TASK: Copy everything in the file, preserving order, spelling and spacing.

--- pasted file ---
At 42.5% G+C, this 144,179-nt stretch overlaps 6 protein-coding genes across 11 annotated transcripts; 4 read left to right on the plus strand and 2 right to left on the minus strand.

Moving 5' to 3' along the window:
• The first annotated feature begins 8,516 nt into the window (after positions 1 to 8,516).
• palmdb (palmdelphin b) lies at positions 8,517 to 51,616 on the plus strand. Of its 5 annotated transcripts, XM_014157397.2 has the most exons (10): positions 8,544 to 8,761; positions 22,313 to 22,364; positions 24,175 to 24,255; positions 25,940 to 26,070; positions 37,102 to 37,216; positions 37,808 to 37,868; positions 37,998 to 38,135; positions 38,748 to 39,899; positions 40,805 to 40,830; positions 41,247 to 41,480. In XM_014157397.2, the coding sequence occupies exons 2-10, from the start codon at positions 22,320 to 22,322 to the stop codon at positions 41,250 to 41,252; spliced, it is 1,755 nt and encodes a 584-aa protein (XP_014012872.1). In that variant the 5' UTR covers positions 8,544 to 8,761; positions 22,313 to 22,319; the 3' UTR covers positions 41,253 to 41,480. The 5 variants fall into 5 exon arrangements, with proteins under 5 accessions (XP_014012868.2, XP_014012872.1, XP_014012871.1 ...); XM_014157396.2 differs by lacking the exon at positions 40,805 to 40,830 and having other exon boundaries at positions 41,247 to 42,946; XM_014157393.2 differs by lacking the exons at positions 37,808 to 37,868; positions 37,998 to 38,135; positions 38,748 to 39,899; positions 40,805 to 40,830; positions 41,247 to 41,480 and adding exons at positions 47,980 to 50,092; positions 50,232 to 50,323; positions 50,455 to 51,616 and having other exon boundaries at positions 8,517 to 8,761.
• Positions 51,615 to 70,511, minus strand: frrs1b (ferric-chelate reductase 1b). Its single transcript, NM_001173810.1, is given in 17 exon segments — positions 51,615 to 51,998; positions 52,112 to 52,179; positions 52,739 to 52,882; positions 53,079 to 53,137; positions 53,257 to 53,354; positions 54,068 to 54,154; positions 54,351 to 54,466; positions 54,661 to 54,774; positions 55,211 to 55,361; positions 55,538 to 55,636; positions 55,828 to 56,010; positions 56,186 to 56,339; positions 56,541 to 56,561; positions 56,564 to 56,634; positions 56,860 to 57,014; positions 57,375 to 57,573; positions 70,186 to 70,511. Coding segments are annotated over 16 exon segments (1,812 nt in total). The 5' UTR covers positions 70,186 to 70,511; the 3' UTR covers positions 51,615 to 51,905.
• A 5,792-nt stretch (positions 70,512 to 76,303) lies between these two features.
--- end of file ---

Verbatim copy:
At 42.5% G+C, this 144,179-nt stretch overlaps 6 protein-coding genes across 11 annotated transcripts; 4 read left to right on the plus strand and 2 right to left on the minus strand.

Moving 5' to 3' along the window:
• The first annotated feature begins 8,516 nt into the window (after positions 1 to 8,516).
• palmdb (palmdelphin b) lies at positions 8,517 to 51,616 on the plus strand. Of its 5 annotated transcripts, XM_014157397.2 has the most exons (10): positions 8,544 to 8,761; positions 22,313 to 22,364; positions 24,175 to 24,255; positions 25,940 to 26,070; positions 37,102 to 37,216; positions 37,808 to 37,868; positions 37,998 to 38,135; positions 38,748 to 39,899; positions 40,805 to 40,830; positions 41,247 to 41,480. In XM_014157397.2, the coding sequence occupies exons 2-10, from the start codon at positions 22,320 to 22,322 to the stop codon at positions 41,250 to 41,252; spliced, it is 1,755 nt and encodes a 584-aa protein (XP_014012872.1). In that variant the 5' UTR covers positions 8,544 to 8,761; positions 22,313 to 22,319; the 3' UTR covers positions 41,253 to 41,480. The 5 variants fall into 5 exon arrangements, with proteins under 5 accessions (XP_014012868.2, XP_014012872.1, XP_014012871.1 ...); XM_014157396.2 differs by lacking the exon at positions 40,805 to 40,830 and having other exon boundaries at positions 41,247 to 42,946; XM_014157393.2 differs by lacking the exons at positions 37,808 to 37,868; positions 37,998 to 38,135; positions 38,748 to 39,899; positions 40,805 to 40,830; positions 41,247 to 41,480 and adding exons at positions 47,980 to 50,092; positions 50,232 to 50,323; positions 50,455 to 51,616 and having other exon boundaries at positions 8,517 to 8,761.
• Positions 51,615 to 70,511, minus strand: frrs1b (ferric-chelate reductase 1b). Its single transcript, NM_001173810.1, is given in 17 exon segments — positions 51,615 to 51,998; positions 52,112 to 52,179; positions 52,739 to 52,882; positions 53,079 to 53,137; positions 53,257 to 53,354; positions 54,068 to 54,154; positions 54,351 to 54,466; positions 54,661 to 54,774; positions 55,211 to 55,361; positions 55,538 to 55,636; positions 55,828 to 56,010; positions 56,186 to 56,339; positions 56,541 to 56,561; positions 56,564 to 56,634; positions 56,860 to 57,014; positions 57,375 to 57,573; positions 70,186 to 70,511. Coding segments are annotated over 16 exon segments (1,812 nt in total). The 5' UTR covers positions 70,186 to 70,511; the 3' UTR covers positions 51,615 to 51,905.
• A 5,792-nt stretch (positions 70,512 to 76,303) lies between these two features.